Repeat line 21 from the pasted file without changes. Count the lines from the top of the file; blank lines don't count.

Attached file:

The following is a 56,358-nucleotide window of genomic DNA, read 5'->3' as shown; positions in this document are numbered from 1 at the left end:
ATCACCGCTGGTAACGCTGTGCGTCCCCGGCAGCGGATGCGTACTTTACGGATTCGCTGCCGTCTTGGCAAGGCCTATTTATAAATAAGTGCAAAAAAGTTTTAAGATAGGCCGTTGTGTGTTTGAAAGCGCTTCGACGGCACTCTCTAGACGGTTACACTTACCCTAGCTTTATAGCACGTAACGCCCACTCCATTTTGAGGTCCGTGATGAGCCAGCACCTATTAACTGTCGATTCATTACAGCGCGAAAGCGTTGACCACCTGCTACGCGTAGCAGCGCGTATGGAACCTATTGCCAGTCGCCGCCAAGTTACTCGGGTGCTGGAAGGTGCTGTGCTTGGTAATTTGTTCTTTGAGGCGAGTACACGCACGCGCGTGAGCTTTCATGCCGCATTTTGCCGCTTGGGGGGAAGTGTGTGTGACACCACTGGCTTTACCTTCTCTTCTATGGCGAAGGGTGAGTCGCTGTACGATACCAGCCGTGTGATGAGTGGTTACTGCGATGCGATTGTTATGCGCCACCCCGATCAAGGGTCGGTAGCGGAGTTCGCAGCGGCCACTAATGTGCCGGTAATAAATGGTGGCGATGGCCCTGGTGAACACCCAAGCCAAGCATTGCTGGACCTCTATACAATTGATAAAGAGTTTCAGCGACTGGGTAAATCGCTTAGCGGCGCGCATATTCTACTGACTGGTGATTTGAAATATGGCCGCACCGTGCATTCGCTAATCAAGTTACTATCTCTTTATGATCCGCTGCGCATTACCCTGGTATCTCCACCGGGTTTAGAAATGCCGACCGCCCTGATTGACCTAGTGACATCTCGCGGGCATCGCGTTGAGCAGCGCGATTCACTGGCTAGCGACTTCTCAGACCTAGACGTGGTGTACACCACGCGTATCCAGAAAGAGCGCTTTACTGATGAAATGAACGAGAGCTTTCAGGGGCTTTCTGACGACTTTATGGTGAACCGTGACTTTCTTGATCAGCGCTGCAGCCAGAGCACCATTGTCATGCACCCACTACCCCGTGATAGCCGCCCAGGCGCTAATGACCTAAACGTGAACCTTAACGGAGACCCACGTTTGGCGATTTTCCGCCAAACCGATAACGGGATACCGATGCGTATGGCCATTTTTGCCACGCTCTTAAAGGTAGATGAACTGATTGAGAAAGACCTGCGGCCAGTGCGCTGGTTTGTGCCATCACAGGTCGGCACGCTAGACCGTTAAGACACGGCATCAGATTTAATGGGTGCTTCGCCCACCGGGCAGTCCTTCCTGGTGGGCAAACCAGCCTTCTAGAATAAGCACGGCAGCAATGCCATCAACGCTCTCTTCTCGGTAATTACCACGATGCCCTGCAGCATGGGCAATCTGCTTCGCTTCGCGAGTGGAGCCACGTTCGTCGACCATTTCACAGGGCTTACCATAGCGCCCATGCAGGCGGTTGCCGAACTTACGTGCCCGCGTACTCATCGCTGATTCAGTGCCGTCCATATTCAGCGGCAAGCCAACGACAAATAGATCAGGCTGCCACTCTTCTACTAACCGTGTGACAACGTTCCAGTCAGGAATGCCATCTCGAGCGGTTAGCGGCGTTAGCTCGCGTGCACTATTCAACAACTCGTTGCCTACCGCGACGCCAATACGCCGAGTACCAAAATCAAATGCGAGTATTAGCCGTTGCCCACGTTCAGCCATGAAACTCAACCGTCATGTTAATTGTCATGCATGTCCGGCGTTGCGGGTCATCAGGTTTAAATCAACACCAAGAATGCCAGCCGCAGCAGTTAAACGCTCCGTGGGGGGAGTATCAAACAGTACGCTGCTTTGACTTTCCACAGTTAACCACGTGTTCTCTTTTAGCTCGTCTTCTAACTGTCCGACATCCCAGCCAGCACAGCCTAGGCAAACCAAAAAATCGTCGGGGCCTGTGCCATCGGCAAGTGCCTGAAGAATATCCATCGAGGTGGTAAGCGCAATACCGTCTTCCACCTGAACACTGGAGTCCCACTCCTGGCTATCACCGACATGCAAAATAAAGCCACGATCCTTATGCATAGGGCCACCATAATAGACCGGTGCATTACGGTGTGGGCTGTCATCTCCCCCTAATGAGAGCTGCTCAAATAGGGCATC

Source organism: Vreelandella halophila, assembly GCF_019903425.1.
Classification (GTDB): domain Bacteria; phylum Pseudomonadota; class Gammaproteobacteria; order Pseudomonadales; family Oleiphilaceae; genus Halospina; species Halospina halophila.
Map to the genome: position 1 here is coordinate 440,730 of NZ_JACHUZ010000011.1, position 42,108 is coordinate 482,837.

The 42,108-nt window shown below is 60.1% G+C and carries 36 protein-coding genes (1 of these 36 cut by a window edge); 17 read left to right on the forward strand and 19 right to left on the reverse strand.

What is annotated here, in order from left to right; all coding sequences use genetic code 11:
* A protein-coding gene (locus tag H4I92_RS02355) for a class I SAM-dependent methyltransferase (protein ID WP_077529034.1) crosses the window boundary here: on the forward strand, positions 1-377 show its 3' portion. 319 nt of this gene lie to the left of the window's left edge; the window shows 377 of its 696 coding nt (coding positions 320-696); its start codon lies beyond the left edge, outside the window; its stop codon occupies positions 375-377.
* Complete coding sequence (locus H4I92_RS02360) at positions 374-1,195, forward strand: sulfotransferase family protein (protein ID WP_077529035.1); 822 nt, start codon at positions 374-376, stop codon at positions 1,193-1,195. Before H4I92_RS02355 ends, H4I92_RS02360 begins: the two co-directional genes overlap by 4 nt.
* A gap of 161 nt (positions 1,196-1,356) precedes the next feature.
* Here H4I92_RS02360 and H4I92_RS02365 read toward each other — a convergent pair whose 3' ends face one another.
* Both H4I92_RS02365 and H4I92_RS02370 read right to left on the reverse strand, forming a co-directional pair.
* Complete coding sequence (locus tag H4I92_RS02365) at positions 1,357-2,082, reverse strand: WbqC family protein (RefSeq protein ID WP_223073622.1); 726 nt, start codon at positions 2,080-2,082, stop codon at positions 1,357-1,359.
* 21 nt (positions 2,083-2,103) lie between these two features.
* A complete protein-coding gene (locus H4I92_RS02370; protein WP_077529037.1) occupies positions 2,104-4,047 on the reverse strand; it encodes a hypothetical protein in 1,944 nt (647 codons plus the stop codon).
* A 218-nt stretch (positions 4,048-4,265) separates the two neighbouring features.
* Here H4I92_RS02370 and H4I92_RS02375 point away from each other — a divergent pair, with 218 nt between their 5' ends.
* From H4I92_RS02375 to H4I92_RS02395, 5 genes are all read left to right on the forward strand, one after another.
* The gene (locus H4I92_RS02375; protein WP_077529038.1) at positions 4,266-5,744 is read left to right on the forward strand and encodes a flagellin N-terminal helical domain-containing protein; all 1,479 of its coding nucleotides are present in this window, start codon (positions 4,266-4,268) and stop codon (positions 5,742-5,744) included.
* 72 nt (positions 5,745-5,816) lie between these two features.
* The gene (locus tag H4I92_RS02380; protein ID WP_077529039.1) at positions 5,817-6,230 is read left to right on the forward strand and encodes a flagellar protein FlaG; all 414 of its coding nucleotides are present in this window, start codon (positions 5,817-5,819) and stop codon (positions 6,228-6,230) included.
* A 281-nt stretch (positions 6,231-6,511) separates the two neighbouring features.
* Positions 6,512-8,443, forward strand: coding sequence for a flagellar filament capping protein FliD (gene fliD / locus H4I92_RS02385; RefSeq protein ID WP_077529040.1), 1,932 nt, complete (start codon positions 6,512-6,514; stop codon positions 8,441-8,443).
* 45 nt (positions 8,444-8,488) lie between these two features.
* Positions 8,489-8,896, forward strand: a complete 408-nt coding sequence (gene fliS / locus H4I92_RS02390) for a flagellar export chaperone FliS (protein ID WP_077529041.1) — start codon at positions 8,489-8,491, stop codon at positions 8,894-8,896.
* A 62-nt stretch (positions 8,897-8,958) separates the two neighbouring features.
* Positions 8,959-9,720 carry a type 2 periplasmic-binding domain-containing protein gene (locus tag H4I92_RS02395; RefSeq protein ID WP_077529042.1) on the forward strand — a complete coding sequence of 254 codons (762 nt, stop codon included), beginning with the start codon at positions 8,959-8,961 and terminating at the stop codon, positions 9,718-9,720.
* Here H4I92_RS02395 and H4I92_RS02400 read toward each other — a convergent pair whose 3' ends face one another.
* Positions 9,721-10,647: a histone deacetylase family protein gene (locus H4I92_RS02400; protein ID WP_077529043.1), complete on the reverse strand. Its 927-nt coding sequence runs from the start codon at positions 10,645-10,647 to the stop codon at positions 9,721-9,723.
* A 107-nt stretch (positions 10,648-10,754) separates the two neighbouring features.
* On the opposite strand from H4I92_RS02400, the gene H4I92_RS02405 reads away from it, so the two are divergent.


* The gene (locus tag H4I92_RS02380; protein ID WP_077529039.1) at positions 5,817-6,230 is read left to right on the forward strand and encodes a flagellar protein FlaG; all 414 of its coding nucleotides are present in this window, start codon (positions 5,817-5,819) and stop codon (positions 6,228-6,230) included.